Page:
For the last four months, China has been increasingly aggressive towards Japanese reconnaissance aircraft (mainly P-3s and EP-3s) flying in international waters. For example, before last September, Chinese warplanes generally stayed out of Japans ADIZ (Air Defense Identification Zone), which covers a lot of international waters, and in many places extends to the mid-point between Japan and China. Any aircraft that enter the ADIZ and refuse to identify themselves, have to be checked out by fighters. This happened, because of Chinese intrusions, 44 times last year.
All this is apparently because of growing Chinese aggressiveness around the disputed Senkaku islands. Things began to heat up last September, when a Chinese fishing trawler captain was arrested for threatening (with ramming) two Japanese patrol boats near a disputed bit of ocean (that apparently contains large quantities of natural gas and oil under the seabed). Japan later freed the Chinese trawler captain, but refused to apologize for the arrest. China has increasingly used commercial ships to "intimidate" foreign warships entering waters that the Chinese consider their own (even though international law does not agree with them.) Japan has stood up to the Chinese pressure, and is now planning to put small garrisons on some of the disputed islands.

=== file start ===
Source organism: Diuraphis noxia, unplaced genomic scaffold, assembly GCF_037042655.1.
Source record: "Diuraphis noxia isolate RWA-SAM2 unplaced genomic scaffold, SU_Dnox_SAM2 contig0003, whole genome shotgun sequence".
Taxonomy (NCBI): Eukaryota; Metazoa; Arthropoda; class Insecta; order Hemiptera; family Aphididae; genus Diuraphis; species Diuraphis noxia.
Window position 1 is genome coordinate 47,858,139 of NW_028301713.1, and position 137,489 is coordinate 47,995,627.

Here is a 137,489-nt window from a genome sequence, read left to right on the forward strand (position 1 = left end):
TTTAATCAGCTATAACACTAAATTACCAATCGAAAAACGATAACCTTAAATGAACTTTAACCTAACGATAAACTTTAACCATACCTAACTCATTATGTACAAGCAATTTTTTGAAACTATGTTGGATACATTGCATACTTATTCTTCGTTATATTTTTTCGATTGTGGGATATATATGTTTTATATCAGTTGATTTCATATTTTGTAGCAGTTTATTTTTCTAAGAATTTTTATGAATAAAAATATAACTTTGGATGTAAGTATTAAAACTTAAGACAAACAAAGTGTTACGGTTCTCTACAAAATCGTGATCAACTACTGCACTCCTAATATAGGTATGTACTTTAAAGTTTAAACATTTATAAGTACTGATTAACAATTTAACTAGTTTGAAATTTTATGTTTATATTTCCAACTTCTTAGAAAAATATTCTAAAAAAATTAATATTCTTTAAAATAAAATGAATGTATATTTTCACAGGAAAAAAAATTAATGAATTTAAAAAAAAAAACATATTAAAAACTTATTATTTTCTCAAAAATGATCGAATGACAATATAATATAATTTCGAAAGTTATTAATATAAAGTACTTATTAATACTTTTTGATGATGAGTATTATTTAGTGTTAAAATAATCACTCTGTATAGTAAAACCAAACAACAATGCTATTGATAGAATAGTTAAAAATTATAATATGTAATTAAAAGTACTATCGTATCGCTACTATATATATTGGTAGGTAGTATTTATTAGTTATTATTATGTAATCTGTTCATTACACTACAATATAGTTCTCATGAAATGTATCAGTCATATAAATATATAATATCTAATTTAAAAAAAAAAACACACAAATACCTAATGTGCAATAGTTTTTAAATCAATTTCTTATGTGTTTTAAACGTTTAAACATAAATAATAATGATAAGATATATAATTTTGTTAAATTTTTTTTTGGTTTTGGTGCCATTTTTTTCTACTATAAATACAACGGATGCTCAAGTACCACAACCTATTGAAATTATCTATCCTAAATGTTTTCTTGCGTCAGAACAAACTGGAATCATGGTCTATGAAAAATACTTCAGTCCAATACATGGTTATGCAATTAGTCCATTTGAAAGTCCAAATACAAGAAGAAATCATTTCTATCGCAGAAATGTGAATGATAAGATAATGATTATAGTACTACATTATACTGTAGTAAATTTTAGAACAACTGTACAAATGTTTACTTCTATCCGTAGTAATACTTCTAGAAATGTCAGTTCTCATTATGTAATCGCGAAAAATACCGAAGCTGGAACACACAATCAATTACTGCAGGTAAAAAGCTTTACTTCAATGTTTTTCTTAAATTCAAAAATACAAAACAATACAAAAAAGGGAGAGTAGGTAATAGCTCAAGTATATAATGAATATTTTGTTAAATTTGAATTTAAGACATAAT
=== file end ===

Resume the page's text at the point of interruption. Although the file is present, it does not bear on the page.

This particular dispute goes back a long way. China and Japan have been squabbling over ownership of the uninhabited Senkaku Islands in the East China Sea with increasing fervor. Six years ago, Japanese officials took control of a privately owned lighthouse built on one of the eight small islands, and warned China to stay away. The Senkakus are actually islets, which are 167 kilometers northeast of Taiwan and 426 kilometers southwest of Japan's Okinawa and have a total area of 6.3 square kilometers. Taiwan also claims the Senkakus, which were discovered by Chinese fishermen in the 16th century, and taken over by Japan in 1879. They are valuable now because of the 380 kilometer economic zone nations can claim in their coastal waters. This includes fishing and possible underwater oil and gas fields. A conservative Japanese political group built the lighthouse in 1986, to further claims of Japanese ownership. Currently, the Japanese have the most powerful naval forces in the region, and are backed up by a mutual defense treaty with the United States. China was long dissuaded by that, but no more.